France's virus rebound: Marseille fights against closures

  • People receive COVID-19 tests at a mobile testing center in Marseille, France, Thursday Sept. 24, 2020. French Health Minister Olivier Veran announced the closure of all restaurants and bars in the Marseille region and restrictions across a dozen other cities to stem the resurgent spread of the virus. With COVID-19 patients now occupying more than 10% of France's intensive care beds, Veran stopped short of imposing new lockdowns, but urged people to resume working from home and stop gathering with big groups of family and friends.

    People receive COVID-19 tests at a mobile testing center in Marseille, France, Thursday Sept. 24, 2020. French Health Minister Olivier Veran announced the closure of all restaurants and bars in the Marseille region and restrictions across a dozen other cities to stem the resurgent spread of the virus. With COVID-19 patients now occupying more than 10% of France's intensive care beds, Veran stopped short of imposing new lockdowns, but urged people to resume working from home and stop gathering with big groups of family and friends. Associated Press

  • A man is tested for COVID-19 at a mobile testing center in Marseille, France, Thursday Sept. 24, 2020. French Health Minister Olivier Veran announced the closure of all restaurants and bars in the Marseille region and restrictions across a dozen other cities to stem the resurgent spread of the virus. With COVID-19 patients now occupying more than 10% of France's intensive care beds, Veran stopped short of imposing new lockdowns, but urged people to resume working from home and stop gathering with big groups of family and friends.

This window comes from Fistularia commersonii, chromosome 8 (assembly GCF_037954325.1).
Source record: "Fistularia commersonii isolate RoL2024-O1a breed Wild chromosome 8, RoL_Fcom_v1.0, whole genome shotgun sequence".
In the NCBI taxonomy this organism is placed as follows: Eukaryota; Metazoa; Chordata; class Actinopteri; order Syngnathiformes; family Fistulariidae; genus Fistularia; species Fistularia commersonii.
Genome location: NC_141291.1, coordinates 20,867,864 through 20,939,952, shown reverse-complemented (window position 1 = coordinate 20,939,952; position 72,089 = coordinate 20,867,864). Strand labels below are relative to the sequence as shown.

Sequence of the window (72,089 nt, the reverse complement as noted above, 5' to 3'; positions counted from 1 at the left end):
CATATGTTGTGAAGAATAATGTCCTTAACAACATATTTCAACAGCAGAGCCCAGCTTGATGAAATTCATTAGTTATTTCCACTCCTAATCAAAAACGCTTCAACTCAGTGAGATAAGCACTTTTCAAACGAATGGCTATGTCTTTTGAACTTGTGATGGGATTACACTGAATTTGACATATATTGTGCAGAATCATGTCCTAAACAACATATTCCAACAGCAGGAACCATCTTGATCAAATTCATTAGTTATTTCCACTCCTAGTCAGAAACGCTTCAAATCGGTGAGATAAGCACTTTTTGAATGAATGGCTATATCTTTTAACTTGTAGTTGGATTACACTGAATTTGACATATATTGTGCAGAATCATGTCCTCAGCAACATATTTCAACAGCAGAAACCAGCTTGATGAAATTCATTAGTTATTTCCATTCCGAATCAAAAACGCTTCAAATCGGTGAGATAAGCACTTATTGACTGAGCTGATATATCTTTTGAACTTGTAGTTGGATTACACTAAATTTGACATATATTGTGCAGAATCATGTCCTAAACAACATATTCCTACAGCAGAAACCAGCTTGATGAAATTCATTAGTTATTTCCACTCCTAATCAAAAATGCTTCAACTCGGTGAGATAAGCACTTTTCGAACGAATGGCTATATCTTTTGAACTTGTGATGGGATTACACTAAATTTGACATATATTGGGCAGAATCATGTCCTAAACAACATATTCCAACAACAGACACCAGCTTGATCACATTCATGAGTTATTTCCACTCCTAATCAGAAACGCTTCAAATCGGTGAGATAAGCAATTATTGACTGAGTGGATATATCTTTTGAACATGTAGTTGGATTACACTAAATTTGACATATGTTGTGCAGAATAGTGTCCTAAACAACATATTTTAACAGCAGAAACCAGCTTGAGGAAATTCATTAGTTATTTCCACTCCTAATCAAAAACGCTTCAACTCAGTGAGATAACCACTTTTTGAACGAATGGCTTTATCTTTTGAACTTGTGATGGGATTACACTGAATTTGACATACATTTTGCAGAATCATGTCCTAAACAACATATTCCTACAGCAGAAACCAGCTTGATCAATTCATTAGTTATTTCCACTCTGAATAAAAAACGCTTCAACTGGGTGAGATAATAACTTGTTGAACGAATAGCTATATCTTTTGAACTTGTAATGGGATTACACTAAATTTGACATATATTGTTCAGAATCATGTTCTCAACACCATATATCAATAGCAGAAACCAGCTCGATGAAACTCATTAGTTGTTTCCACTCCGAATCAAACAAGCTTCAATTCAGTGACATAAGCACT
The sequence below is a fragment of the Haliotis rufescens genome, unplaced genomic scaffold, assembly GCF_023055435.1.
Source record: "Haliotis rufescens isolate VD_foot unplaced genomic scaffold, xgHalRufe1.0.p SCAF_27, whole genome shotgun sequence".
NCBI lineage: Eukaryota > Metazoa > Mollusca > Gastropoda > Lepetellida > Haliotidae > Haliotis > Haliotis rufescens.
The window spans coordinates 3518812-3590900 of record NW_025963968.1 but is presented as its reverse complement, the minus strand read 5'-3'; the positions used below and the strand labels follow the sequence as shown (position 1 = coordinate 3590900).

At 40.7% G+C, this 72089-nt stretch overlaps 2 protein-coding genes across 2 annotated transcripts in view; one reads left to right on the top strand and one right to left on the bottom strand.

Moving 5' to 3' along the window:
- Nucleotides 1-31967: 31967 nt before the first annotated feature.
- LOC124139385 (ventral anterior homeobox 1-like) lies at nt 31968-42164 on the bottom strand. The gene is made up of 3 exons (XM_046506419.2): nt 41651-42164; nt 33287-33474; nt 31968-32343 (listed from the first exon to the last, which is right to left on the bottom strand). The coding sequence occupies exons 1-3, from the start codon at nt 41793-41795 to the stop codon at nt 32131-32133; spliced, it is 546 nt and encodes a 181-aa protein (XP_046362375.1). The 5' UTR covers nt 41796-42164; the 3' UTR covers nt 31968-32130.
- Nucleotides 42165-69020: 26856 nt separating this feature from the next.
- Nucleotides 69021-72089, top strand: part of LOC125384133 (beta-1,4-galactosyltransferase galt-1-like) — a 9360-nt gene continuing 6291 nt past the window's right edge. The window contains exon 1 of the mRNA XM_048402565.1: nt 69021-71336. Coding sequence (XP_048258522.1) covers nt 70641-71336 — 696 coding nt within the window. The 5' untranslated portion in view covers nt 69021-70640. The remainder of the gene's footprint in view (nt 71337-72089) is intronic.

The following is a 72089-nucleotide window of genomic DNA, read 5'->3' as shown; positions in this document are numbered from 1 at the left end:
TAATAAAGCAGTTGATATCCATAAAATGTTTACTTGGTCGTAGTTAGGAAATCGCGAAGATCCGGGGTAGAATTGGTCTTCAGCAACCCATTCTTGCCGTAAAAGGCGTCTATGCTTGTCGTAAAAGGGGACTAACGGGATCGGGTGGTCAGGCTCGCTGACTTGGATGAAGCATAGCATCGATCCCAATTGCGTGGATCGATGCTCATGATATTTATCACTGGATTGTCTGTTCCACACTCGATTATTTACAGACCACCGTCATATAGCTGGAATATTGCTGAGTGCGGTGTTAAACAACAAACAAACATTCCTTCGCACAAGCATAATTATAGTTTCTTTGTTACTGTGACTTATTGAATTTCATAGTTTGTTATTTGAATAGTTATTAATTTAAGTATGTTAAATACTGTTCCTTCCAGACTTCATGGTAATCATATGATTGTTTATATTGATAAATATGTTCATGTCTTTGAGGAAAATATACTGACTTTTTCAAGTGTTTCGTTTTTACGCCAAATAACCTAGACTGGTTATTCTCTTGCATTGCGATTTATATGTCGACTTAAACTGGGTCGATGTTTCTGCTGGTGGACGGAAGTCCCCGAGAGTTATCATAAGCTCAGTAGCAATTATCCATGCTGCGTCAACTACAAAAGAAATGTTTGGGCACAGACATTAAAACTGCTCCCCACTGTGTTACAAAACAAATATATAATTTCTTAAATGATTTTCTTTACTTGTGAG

A man is tested for COVID-19 at a mobile testing center in Marseille, France, Thursday Sept. 24, 2020. French Health Minister Olivier Veran announced the closure of all restaurants and bars in the Marseille region and restrictions across a dozen other cities to stem the resurgent spread of the virus. With COVID-19 patients now occupying more than 10% of France's intensive care beds, Veran stopped short of imposing new lockdowns, but urged people to resume working from home and stop gathering with big groups of family and friends. Associated Press

 
 
Posted9/25/2020 7:00 AM

MARSEILLE, France -- Angry restaurant and bar owners are demonstrating in Marseille to challenge a French government order to close all public venues as of Saturday to battle resurgent virus infections.

The protesters, and local officials in France's second-biggest city, are also threatening legal action, to try to block the order via the courts. They argue that Marseille's virus case rise has been stabilizing, and that the central government in Paris is unfairly singling out Marseille for the toughest virus measures in the nation.

                                                                                                                                                                                                                       
 

The government argues that hospitals in this Mediterranean city are under strain and the closures are the only way to stem the spread while avoiding new lockdowns. The French Caribbean island of Guadeloupe is under similar orders.

The central government also ordered less severe new restrictions for a dozen other cities, including Paris, where infections and hospitalizations are growing but the rate of infection per 100,000 people is lower than Marseille or Guadeloupe.

On Thursday France reported more than 16,000 new infections, and more than 10% of intensive care beds nationwide are now occupied by COVID-19 patients. France has reported 31,511 virus-related deaths, among the highest tolls in Europe.

Rallied by a union of hospitality businesses, crowds protested Friday in front of a Marseille courthouse, and some business owners threatened to defy the closure order.

The president of the Provence-Alpes-Cote d'Azur region that includes Marseille, Renaud Muselier, said he would file an urgent legal complaint Friday protesting actions 'œrestricting the exercise of the freedom to do business ... in a disproportionate way,' according to local media reports.

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